"What the Pros Know"

What the Pros Know

Peter Wise ’62 serves up lessons learned starting and running a soup kitchen.

Spacecraft or soup kitchen? With a B.S. in physics and post-graduate work in mechanical engineering, Peter Wise worked for 36 years as a thermal systems engineer and manager for RCA Astro-Electronics in Princeton, N.J. where he developed weather and communication satellites and interplanetary spacecraft.

When the Princeton facility closed in 1998, Wise was about to move with the product line to California, until he heard that the Trenton Area Soup Kitchen (TASK) needed a full-time executive director. He chose the soup kitchen, and stayed for about 10 years.

More recently he was asked to share advice on how to build a sustainable soup kitchen. The result is Mission Possible: How You Can Start and Operate a Soup Kitchen, published by Open Door Publications (Lawrenceville, N.J.) with coauthors Irwin Stoolmacher and Martin Tuchman. The book website www.startasoupkitchen.org, is accessed by approximately 1,500 visitors each month from every U.S. state and more than 60 countries worldwide. “It’s stunning, but also saddening, to see the traffic going to the site,” says Wise.

Mission Possible describes how to create a contemporary soup kitchen, one that provides not only hot meals, but also the tools to rebuild lives. Says Wise: “It is about much more than serving food.

1. Getting Started

Assess the unmet needs in your area and realistically determine your resources — volunteers, funding sources, food, and facility. Create a workable mission statement.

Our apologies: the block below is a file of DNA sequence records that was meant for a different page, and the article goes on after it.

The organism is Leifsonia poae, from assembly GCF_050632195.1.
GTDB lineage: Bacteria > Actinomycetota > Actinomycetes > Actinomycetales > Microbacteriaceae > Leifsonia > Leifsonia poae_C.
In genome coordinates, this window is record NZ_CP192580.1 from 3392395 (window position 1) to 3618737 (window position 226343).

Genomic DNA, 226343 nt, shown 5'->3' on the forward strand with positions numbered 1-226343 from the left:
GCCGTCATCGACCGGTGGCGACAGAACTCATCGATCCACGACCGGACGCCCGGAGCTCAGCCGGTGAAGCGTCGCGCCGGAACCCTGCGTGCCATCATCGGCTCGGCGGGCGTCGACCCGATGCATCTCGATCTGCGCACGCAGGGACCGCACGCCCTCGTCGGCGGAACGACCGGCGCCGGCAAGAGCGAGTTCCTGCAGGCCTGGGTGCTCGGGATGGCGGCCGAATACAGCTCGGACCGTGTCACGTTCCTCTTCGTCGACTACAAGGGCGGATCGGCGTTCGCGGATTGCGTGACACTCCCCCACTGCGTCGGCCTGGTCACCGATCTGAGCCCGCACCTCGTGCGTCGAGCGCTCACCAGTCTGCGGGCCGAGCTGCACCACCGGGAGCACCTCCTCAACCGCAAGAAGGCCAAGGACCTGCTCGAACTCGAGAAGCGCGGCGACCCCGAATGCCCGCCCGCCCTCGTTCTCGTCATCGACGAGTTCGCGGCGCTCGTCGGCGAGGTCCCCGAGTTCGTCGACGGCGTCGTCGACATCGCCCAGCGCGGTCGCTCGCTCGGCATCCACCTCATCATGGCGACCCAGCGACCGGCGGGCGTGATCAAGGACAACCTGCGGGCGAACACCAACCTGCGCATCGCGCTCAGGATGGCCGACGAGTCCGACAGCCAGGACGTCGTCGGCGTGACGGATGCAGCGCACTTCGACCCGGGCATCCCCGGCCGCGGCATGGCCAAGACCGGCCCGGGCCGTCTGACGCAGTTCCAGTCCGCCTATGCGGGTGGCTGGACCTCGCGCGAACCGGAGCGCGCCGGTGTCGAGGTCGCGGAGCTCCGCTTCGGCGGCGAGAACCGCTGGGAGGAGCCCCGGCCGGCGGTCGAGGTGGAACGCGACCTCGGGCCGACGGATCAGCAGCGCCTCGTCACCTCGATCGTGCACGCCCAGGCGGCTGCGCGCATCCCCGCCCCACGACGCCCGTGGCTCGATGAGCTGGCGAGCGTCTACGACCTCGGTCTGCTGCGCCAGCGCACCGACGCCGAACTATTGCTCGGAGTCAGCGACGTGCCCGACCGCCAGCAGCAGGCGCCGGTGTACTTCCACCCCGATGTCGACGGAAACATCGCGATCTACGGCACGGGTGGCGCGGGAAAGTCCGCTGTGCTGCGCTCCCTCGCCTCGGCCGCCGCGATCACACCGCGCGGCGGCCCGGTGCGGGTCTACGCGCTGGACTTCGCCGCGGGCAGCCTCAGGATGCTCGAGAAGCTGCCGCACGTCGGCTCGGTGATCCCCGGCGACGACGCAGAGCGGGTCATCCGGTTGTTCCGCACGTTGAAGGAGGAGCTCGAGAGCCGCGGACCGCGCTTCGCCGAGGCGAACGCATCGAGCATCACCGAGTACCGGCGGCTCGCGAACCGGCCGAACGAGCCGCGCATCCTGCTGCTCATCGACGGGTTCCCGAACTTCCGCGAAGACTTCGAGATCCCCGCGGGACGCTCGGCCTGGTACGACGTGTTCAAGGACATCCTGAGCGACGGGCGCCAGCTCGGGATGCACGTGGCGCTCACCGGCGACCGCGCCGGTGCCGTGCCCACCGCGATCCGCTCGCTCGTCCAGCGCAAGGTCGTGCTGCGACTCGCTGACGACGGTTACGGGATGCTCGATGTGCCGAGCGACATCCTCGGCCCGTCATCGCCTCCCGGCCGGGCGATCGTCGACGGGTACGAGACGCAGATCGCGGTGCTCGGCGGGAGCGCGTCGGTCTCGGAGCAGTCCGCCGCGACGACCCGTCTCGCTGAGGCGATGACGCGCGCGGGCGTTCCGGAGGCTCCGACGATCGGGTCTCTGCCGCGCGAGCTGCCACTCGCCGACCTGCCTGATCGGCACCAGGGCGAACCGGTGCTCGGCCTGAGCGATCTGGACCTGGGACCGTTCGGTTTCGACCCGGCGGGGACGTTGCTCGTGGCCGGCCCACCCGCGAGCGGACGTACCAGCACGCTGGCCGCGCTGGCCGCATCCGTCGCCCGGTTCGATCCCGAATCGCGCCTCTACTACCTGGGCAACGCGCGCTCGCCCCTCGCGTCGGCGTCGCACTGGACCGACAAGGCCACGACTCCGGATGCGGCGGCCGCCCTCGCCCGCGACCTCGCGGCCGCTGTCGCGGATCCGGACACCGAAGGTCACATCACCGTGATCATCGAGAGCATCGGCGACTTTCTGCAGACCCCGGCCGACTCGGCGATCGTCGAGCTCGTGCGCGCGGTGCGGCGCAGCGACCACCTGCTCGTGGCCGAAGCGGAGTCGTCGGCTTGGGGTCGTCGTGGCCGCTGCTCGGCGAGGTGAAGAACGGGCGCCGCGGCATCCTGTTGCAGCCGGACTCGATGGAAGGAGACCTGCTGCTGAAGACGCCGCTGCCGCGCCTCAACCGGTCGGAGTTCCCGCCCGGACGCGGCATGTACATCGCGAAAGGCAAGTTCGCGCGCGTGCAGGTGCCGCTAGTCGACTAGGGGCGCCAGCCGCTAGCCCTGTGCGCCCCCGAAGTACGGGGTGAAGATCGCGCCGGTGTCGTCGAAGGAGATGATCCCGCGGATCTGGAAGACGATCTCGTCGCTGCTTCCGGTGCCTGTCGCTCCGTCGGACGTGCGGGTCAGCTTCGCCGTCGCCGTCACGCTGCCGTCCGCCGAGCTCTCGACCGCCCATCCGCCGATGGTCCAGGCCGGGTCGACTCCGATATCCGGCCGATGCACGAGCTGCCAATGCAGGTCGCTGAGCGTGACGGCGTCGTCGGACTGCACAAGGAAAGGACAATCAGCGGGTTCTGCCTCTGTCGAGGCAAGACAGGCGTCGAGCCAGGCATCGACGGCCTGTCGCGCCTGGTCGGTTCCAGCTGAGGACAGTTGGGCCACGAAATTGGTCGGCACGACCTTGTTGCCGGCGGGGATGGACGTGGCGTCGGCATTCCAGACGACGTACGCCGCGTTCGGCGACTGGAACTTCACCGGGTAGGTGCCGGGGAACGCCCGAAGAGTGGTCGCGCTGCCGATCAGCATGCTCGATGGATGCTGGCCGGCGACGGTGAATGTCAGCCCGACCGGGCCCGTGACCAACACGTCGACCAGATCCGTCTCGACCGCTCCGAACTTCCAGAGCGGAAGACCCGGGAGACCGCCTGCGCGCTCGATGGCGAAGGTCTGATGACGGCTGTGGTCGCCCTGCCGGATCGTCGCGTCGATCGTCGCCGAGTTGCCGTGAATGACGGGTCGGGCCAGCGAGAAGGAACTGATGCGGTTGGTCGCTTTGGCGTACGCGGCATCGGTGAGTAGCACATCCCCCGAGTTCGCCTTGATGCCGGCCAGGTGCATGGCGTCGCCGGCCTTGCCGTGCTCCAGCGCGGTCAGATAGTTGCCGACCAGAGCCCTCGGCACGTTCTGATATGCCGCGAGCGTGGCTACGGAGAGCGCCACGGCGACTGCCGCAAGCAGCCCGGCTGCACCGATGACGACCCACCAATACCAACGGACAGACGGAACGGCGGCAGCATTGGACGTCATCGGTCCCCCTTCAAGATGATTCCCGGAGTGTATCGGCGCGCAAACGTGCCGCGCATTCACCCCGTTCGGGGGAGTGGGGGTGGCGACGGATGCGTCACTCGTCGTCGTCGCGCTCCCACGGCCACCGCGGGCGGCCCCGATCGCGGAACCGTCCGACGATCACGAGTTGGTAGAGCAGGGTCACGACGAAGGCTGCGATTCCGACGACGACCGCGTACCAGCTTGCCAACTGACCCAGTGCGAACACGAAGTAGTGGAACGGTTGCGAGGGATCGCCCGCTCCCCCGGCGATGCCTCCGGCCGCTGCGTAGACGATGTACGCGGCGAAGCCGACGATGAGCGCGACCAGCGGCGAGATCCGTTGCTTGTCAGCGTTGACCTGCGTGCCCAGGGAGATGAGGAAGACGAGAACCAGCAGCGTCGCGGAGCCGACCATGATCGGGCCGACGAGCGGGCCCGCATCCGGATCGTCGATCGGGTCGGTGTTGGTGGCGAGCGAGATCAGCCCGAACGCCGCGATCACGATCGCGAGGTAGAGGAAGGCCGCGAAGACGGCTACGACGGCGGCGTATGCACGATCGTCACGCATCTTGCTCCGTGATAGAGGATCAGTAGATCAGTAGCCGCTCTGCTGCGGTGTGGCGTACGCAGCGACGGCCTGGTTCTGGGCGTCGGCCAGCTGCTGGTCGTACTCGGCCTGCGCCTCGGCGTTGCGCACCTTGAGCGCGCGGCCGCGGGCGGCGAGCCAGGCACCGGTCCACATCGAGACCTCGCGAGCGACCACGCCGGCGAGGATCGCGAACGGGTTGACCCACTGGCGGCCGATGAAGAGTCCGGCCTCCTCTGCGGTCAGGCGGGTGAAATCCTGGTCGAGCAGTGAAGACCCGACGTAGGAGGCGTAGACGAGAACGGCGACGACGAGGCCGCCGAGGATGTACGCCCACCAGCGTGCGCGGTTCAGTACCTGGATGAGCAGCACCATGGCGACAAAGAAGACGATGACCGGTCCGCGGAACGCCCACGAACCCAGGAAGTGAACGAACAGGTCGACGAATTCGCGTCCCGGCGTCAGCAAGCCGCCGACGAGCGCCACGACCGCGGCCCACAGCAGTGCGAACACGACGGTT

2. Board Leadership

Strive to create a diverse board. Attract and nurture people who share your vision.

3. Marketing & Public Relations

This is absolutely key to volunteer recruitment and fundraising. Use local TV, radio and newspapers to get your message out.

Create a quarterly newsletter and a professional looking web presence. Accept every invitation to talk to outside groups.

4. Food Acquisition & Food Safety

Try to acquire the bulk of your food from a local food bank. Get certified as a food service facility. Ensure your staff has food safety and sanitation training.

5. Fundraising & Financial Management

Develop a diversified donor base. Make thank-you letters a priority. Establish budgets, develop financial controls, and ensure an annual CPA audit and submission of IRS Form 990.

6. Staff Management

Main positions are director, floor manager (greeter), volunteer coordinator, receptionist, head chef, custodian and van driver. You will have a small staff so it should be one cohesive team.

Nurture all staff members.

7. Volunteer Management

Recruit from local churches, synagogues, mosques, civic organizations, business and professional groups, retirement communities and schools. Brief them, watch them, ask them, and thank them.

8. Patron Relations

Patrons are the reason for your enterprise. Try to view things through their eyes. Provide a dining room of hospitality. It’s about kindness, smiling and learning names.

9. Expanding the Mission

After establishing your meal service program, additional programs could include case management, drug and alcohol counseling, GED instruction, culinary and arts programs, and pro bono legal and medical services.